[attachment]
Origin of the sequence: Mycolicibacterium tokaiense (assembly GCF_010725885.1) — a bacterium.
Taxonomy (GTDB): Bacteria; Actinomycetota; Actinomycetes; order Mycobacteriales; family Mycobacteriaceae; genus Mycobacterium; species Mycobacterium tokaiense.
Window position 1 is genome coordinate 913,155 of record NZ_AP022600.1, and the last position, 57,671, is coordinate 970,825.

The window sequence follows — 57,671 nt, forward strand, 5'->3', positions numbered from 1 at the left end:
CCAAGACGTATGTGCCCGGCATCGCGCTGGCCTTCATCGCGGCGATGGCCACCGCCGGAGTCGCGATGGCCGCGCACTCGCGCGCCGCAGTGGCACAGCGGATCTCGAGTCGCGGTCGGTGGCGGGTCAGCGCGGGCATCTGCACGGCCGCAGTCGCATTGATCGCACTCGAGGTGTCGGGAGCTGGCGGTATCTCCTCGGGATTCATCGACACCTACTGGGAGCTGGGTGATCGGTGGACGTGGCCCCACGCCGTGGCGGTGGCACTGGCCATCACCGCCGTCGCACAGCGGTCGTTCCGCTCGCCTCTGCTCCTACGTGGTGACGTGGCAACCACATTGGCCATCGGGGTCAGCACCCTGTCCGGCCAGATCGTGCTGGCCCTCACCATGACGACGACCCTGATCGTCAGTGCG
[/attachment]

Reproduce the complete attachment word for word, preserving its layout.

Origin of the sequence: Mycolicibacterium tokaiense (assembly GCF_010725885.1) — a bacterium.
Taxonomy (GTDB): Bacteria; Actinomycetota; Actinomycetes; order Mycobacteriales; family Mycobacteriaceae; genus Mycobacterium; species Mycobacterium tokaiense.
Window position 1 is genome coordinate 913,155 of record NZ_AP022600.1, and the last position, 57,671, is coordinate 970,825.

The window sequence follows — 57,671 nt, forward strand, 5'->3', positions numbered from 1 at the left end:
CCAAGACGTATGTGCCCGGCATCGCGCTGGCCTTCATCGCGGCGATGGCCACCGCCGGAGTCGCGATGGCCGCGCACTCGCGCGCCGCAGTGGCACAGCGGATCTCGAGTCGCGGTCGGTGGCGGGTCAGCGCGGGCATCTGCACGGCCGCAGTCGCATTGATCGCACTCGAGGTGTCGGGAGCTGGCGGTATCTCCTCGGGATTCATCGACACCTACTGGGAGCTGGGTGATCGGTGGACGTGGCCCCACGCCGTGGCGGTGGCACTGGCCATCACCGCCGTCGCACAGCGGTCGTTCCGCTCGCCTCTGCTCCTACGTGGTGACGTGGCAACCACATTGGCCATCGGGGTCAGCACCCTGTCCGGCCAGATCGTGCTGGCCCTCACCATGACGACGACCCTGATCGTCAGTGCG